Review: The Toxic Avenger the Musical ★★★★ - This grungy green giant is on message loud and clear

Producer Katy Lipson (Aria Entertainment) has a sure eye – and ear – for a hit musical. Between a summer of new musical theatre at The Other Palace, including Some Lovers, Burt Bacharach’s first for years, and the imminent autumn transfer of a sell-out immersive version of tribal rock musical Hair arriving at London’s Vaults from Manchester’s Hope Mills Theatre, comes this West End transfer of a musical that had a hugely successful first outing at Southwark Playhouse.

It isn’t the first high-camp schlock horror movie to make it from screen to stage, though it may be the weirdest (and loudest). Like soulmate Little Shop of Horrors, it’s based on a movie with a musical score added here by David Bryan (yes, Bon Jovi’s keyboardist David Bryan Rashbaum!). In place of the film’s comic-book biffs and bangs – enough to employ an army of Foley artists and stunt-persons – Joe DiPietro’s adaptation of Lloyd Kaufman’s (with Joe Ritter) bracingly violent screenplay has Benji Sperring’s fast-moving, out and loud, in-yer-face direction; designer takis’ versatile three-tier set, incorporating huge vats, library, beauty salon and much more; a loud and lovely five-piece band led by musical Wunderkind Alex Beetschen – and just five extraordinary triple threats playing a cast of (almost) thousands.

In fictional New Jersey town Tromaville, the dastardly Mayor ruthlessly exploits local resources, dumps waste like there’s no tomorrow and is behind local crime syndicates. Meanwhile puny weakling Melvyn is bullied mercilessly until his tormentors crown their violence by throwing him into a vat of toxic waste, transforming him into the (admittedly hideous) superhero Toxic Avenger – green in colour and credentials – sworn to cleanse Tromaville of waste and bullies, including the Mayor; and soon, beloved of pretty, blind librarian Sarah, who ‘sees’ him not exactly for what he is, as she’s convinced ‘Toxie’ is an exotic French name.

Where the film split Melvin/Toxie between two actors, Mark Anderson curls up as Melvin and more than mans up for Toxie. Natalie Hope achieves a spectacular double as sexually predatory, vampish Mayor, her shocking pink décolletage an offensive weapon (the film has a man in suit!), with lightning changes into Melvin’s Mum in hairnet and housecoat – even actually duetting with herself! Ché Francis’ ‘Black Dude’ and Oscar Conlon-Morrey’s ‘White Dude’ morph miraculously into multiple pairs of thugs, henchmen, cops and hilariously, girlfriends. Emma Salvo just gets to be plucky Sarah, in mismatched pop socks, and constantly mislaying her white cane – she really goes for the gleefully politically incorrect, definitely ‘blind’ rather than ‘visually impaired’. All five and their hard-working swing/understudies, Sophia Lewis and Peter Bindloss, have huge, true voices to carry Bryan’s witty (and mostly audible) lyrics. An intoxicatingly tasty – and tasteless – treat.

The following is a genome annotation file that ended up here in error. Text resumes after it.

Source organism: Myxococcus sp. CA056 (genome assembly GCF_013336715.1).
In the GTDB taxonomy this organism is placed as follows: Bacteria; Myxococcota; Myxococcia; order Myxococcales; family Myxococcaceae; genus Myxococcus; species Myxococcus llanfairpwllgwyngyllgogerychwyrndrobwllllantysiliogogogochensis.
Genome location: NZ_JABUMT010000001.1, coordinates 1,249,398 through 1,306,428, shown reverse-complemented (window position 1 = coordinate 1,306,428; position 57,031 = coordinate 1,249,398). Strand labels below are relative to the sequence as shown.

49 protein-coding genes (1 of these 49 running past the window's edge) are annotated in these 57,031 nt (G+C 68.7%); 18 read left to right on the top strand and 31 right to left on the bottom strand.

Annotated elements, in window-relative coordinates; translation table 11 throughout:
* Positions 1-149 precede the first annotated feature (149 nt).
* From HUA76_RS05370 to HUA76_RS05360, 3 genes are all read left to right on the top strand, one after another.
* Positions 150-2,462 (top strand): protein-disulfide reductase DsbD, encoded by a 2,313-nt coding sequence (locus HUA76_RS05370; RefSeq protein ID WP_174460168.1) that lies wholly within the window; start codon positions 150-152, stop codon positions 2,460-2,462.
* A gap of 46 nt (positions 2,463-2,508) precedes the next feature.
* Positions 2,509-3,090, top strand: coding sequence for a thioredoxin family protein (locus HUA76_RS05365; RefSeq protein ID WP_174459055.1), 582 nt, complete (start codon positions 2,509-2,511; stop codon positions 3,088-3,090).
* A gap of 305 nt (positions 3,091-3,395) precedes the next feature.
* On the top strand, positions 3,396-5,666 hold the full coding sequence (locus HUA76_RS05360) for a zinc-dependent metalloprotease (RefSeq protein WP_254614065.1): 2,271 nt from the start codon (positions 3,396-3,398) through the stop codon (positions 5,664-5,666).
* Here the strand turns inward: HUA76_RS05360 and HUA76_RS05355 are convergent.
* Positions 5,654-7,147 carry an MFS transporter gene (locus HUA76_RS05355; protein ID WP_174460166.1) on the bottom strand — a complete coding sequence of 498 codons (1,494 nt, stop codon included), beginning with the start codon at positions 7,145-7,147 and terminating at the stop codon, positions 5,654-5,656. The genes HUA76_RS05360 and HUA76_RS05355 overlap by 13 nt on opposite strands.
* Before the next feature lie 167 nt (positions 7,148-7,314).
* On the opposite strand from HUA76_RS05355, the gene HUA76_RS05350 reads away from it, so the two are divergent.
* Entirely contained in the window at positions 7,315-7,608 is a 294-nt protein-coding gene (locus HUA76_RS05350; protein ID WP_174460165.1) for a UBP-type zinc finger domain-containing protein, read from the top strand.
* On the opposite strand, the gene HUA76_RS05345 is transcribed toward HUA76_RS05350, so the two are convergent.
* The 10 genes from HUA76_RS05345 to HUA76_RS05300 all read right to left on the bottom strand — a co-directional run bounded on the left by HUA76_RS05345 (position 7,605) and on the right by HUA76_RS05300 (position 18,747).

By Judi Herman

Photos by Irina Chira

The Toxic Avenger the Musical runs until Sunday 3 December. 7.30pm (Tue-Sat; exc. 3 Oct), 3.30pm (Sat only), 3pm & 6.30pm (Sun only). £19.50-£59.50. Arts Theatre, WC2HL 7JB.

Review: The Homecoming ★★★★ – Judi Herman is drawn in by the vile power of Pinter

Homecoming-John Simm © Marc Brenner I saw the original production of Harold Pinter’s dark, multi-award-winning comedy as a precocious, theatre-mad teenager. I wouldn't have been allowed near it if it had been a film, it would have been x-rated in those days for sure! The homecoming of the title is the return to the flinty bosom of his East End family of Teddy, a college lecturer Stateside with a murky past in this all-male household ruled over by retired butcher Max. Teddy brings home the, er, "bacon" in the alluring shape of Ruth, his wife of five years. The power play between the brothers, their father and above all between Ruth and her in-laws is the meat of the play. I particularly remember Ian Holm, sinister and dangerous as Lenny the pimp; and Vivien Merchant, Pinter’s first wife, who created the role of Ruth, and the way she crossed her legs causing shock waves to ripple through the theatre – and I don't mean because of the static in her nylons…

Gemma Chan makes the role of Ruth her own in Jamie Lloyd’s spare and scabrously funny production. She has extraordinarily precise body language, at once apparently passive, exposed, vulnerable even, and yet enigmatic – you wonder what is running through her mind as she takes a lone night stroll outside her husband’s family home. You wait uncomfortably for a reaction when she meets these unlovable foul-mouthed Londoners (Max habitually refers to all women, including his late wife, as bitches and worse), enduring their bullying and menacing in apparently dignified silence. Then there is that pivotal see-saw moment where the power shifts. It is suddenly obvious that Ruth has the measure of John Simm’s predatory Lenny. In her hands, the glass of water Pinter gives her as a bargaining chip turns not into wine, but a dangerous, potential aphrodisiac.

Homecoming © Marc Brenner

Although there are scenes when director Jamie Lloyd (who worked with Pinter himself on productions of his plays) brilliantly fields the whole dysfunctional family, it’s the tussles in those duologues, precisely calibrated by both actors and director, that are the guilty pleasures for me. Every family member is on the take, using and abusing each other is second nature and the language is shocking and brutal, but it’s the way this family communicates and it’s almost as if the care they take to choose their epithets is the way they show they care.